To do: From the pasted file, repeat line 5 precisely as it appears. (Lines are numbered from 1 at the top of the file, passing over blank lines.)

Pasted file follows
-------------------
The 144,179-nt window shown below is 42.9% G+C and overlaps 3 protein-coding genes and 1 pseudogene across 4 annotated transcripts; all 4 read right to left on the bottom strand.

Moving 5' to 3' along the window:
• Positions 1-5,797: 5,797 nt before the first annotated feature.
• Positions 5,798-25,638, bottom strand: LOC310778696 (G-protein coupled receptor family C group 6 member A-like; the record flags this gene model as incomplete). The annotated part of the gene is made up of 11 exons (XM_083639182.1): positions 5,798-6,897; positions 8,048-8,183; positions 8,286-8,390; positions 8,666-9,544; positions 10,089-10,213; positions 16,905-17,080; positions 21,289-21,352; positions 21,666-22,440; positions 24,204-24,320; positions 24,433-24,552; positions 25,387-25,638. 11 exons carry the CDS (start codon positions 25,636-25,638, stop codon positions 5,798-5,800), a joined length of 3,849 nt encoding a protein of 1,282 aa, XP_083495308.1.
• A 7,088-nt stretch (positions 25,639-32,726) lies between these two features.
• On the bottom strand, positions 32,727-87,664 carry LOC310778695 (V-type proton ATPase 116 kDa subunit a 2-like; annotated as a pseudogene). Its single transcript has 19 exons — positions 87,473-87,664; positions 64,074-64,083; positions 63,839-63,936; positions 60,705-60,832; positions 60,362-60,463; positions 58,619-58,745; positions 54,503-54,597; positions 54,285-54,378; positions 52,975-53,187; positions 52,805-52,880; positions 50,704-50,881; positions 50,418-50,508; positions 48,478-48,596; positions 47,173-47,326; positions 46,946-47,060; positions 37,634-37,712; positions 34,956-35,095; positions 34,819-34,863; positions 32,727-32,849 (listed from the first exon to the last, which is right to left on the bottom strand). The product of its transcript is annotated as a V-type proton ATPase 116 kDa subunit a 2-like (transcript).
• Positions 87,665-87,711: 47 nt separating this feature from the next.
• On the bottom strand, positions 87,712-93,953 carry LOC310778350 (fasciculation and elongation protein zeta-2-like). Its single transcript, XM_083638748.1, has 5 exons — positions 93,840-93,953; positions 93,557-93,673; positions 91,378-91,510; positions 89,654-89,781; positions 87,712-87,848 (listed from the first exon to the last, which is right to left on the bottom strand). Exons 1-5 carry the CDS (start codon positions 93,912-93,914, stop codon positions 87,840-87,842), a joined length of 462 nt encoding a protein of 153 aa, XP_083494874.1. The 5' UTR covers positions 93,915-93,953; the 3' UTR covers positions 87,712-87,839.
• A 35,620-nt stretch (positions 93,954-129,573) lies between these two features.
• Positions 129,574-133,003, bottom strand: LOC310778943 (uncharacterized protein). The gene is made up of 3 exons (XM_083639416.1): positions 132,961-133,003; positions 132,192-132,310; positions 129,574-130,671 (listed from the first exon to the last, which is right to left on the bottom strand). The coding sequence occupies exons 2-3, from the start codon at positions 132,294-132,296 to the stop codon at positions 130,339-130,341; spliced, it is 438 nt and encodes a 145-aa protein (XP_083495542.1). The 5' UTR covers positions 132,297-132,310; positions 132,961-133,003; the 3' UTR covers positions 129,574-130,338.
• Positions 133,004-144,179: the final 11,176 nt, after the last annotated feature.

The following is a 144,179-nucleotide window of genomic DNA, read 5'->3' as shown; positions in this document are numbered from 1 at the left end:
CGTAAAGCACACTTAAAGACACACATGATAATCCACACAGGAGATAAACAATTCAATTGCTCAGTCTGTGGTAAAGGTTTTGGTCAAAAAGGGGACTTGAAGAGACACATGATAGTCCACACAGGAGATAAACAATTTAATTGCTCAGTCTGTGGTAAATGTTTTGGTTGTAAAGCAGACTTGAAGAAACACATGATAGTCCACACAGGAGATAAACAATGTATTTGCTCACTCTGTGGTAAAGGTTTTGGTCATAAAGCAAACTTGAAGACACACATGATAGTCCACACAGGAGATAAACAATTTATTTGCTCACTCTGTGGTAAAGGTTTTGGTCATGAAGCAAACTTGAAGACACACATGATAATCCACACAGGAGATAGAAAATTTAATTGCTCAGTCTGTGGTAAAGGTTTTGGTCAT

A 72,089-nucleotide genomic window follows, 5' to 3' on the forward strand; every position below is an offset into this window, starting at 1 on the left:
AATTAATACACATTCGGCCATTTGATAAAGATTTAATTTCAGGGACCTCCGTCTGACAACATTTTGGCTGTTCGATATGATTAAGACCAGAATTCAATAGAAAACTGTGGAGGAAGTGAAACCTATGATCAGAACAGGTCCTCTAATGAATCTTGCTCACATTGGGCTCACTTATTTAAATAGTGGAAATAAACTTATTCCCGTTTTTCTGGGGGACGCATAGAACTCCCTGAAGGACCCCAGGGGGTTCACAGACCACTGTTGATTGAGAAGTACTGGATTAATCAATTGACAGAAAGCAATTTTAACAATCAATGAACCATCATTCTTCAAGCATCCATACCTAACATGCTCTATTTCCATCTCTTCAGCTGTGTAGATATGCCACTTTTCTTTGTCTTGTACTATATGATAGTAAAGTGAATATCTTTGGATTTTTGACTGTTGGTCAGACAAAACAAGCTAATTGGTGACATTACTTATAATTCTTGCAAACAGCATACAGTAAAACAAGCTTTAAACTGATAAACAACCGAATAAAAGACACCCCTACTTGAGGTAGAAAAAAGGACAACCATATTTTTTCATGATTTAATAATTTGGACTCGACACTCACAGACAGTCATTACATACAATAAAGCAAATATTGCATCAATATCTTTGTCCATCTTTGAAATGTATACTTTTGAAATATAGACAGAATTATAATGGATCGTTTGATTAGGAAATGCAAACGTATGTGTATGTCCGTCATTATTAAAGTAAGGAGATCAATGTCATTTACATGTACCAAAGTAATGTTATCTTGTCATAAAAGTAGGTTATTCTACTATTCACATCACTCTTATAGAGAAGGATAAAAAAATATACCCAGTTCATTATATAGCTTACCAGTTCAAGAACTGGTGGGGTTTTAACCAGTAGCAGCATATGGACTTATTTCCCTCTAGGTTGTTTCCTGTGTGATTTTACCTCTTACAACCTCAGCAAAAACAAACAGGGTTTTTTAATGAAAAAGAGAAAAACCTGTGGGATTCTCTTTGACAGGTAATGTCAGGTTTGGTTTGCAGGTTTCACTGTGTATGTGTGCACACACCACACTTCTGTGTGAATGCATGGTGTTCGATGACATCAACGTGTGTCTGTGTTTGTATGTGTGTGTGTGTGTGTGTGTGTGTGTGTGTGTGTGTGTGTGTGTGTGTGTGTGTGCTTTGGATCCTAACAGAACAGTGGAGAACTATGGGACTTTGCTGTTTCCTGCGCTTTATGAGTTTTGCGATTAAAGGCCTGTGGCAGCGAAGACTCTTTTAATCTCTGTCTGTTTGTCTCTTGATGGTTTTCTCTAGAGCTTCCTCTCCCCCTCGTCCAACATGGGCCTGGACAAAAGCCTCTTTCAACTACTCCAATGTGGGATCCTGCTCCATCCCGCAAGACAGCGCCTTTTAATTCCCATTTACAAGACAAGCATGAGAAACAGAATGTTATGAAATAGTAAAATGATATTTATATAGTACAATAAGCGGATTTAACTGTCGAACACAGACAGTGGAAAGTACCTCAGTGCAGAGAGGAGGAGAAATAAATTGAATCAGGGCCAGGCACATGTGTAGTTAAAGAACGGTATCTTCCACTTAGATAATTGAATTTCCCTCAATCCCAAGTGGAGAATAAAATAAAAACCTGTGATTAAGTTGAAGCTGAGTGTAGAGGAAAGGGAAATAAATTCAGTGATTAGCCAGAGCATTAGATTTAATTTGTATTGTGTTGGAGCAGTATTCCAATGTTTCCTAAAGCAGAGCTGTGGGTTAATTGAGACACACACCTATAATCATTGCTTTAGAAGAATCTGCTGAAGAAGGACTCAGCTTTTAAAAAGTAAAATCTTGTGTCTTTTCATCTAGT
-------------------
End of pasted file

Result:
• A 7,088-nt stretch (positions 25,639-32,726) lies between these two features.